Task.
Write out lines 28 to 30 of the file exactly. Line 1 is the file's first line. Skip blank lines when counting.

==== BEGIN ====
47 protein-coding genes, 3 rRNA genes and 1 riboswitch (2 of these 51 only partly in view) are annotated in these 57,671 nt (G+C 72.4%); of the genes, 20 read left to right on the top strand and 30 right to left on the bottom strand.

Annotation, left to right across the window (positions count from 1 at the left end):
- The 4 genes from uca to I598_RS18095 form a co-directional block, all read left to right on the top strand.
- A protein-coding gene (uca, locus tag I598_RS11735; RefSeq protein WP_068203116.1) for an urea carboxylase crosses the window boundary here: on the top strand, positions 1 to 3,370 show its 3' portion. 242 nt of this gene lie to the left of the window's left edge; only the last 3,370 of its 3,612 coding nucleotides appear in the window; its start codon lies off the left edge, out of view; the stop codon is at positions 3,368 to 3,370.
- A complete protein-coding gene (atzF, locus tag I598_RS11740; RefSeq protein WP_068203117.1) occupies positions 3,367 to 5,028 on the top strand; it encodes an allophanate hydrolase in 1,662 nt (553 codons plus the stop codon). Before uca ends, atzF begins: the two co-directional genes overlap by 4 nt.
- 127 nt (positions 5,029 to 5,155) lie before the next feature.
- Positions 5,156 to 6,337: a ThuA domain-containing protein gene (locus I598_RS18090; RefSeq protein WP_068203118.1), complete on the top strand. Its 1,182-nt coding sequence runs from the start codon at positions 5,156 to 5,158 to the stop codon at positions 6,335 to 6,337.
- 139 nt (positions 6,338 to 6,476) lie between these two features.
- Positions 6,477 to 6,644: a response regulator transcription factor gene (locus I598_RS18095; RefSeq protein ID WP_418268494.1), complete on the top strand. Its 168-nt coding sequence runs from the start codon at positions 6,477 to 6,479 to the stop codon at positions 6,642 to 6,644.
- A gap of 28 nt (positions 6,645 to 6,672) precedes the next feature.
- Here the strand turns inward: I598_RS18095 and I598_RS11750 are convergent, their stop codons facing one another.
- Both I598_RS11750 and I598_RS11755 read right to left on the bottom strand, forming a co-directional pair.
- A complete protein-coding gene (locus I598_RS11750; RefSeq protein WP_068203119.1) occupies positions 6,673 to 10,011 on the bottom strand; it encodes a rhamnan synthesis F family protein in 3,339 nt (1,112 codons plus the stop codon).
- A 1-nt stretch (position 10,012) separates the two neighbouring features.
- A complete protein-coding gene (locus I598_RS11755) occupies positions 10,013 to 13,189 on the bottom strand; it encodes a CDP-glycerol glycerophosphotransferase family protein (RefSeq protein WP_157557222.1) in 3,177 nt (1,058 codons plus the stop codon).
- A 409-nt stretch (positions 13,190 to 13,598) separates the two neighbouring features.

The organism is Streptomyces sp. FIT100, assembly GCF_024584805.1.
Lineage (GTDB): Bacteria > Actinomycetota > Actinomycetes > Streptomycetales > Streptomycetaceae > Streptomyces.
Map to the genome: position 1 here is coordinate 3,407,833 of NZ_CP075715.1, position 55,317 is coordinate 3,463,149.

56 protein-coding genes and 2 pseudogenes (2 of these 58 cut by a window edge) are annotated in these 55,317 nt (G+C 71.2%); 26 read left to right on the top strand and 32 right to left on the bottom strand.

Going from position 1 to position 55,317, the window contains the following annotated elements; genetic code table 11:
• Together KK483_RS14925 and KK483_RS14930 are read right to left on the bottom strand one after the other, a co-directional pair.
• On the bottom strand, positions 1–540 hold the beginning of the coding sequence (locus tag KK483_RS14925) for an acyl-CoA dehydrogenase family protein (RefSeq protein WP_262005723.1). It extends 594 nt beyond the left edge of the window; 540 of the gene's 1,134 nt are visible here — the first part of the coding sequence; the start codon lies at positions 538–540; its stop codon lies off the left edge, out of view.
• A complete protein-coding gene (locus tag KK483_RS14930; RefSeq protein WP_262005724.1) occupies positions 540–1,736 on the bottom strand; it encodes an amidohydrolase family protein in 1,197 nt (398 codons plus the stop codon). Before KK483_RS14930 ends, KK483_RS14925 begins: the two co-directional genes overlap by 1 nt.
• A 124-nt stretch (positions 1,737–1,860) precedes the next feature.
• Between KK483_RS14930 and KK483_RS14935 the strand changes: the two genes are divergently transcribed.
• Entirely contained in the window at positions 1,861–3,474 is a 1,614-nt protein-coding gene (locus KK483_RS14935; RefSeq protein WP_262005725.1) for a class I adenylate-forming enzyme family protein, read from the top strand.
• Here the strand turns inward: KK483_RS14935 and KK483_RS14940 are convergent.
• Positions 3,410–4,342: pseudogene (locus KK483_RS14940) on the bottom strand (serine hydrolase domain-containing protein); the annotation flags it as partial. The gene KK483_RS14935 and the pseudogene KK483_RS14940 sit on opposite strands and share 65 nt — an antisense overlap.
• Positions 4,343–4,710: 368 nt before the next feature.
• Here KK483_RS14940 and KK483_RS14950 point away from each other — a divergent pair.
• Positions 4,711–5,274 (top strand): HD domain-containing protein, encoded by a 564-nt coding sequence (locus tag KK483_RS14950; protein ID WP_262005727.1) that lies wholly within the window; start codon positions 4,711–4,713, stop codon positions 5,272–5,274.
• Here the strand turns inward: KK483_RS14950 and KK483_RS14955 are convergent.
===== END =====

• Here the strand turns inward: KK483_RS14935 and KK483_RS14940 are convergent.
• Positions 3,410–4,342: pseudogene (locus KK483_RS14940) on the bottom strand (serine hydrolase domain-containing protein); the annotation flags it as partial. The gene KK483_RS14935 and the pseudogene KK483_RS14940 sit on opposite strands and share 65 nt — an antisense overlap.
• Positions 4,343–4,710: 368 nt before the next feature.